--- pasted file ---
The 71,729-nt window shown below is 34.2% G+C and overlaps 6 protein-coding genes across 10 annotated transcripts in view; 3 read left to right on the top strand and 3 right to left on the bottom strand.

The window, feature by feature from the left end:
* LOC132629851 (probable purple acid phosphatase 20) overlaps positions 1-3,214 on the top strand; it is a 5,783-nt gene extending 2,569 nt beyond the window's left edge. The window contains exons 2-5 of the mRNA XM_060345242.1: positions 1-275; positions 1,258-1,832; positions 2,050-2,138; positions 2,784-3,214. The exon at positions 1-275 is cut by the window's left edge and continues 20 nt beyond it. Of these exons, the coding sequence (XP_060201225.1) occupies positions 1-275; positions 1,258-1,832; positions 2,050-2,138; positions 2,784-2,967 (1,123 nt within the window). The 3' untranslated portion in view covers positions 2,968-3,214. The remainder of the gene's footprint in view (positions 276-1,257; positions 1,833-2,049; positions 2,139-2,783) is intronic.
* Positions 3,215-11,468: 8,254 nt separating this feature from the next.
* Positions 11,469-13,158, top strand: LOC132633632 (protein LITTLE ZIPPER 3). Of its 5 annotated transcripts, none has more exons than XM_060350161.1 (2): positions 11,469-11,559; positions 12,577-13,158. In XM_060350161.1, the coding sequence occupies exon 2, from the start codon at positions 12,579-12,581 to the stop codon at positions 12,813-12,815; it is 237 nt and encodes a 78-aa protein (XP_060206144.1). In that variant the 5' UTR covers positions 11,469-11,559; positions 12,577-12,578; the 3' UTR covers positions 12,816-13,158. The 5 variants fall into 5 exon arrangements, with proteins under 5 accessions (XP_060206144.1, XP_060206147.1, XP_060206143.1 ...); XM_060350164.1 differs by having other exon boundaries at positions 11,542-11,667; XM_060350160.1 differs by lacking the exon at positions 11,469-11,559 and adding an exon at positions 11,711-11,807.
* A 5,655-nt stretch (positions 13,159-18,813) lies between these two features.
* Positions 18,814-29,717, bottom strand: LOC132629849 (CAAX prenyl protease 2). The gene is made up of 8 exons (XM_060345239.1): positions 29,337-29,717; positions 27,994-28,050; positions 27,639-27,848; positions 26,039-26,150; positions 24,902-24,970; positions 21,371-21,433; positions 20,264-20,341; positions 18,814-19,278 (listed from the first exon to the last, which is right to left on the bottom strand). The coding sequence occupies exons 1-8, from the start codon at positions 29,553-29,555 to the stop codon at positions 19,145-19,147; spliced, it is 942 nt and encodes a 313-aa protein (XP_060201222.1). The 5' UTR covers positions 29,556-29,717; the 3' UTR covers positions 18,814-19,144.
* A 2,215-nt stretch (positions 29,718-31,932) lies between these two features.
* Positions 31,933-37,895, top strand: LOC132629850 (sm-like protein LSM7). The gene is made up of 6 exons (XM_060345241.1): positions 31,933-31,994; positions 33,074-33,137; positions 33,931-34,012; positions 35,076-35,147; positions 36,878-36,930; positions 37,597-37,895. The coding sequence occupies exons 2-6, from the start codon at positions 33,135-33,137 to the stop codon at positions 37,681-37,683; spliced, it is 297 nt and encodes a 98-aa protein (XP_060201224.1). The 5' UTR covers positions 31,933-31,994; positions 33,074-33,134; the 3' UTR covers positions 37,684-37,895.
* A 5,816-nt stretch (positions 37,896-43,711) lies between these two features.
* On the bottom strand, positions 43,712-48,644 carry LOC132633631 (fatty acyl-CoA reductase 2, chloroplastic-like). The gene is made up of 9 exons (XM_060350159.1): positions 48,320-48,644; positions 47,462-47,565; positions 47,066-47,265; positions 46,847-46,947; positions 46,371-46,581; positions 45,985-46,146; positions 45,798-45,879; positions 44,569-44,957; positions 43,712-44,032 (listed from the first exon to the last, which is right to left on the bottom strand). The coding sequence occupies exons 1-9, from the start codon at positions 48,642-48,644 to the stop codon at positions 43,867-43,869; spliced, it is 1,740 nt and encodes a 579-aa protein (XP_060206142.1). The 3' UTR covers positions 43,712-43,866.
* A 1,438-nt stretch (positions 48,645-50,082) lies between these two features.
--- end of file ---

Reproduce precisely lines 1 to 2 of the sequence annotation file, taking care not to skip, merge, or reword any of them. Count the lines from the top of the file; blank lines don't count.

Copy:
The 71,729-nt window shown below is 34.2% G+C and overlaps 6 protein-coding genes across 10 annotated transcripts in view; 3 read left to right on the top strand and 3 right to left on the bottom strand.

The window, feature by feature from the left end: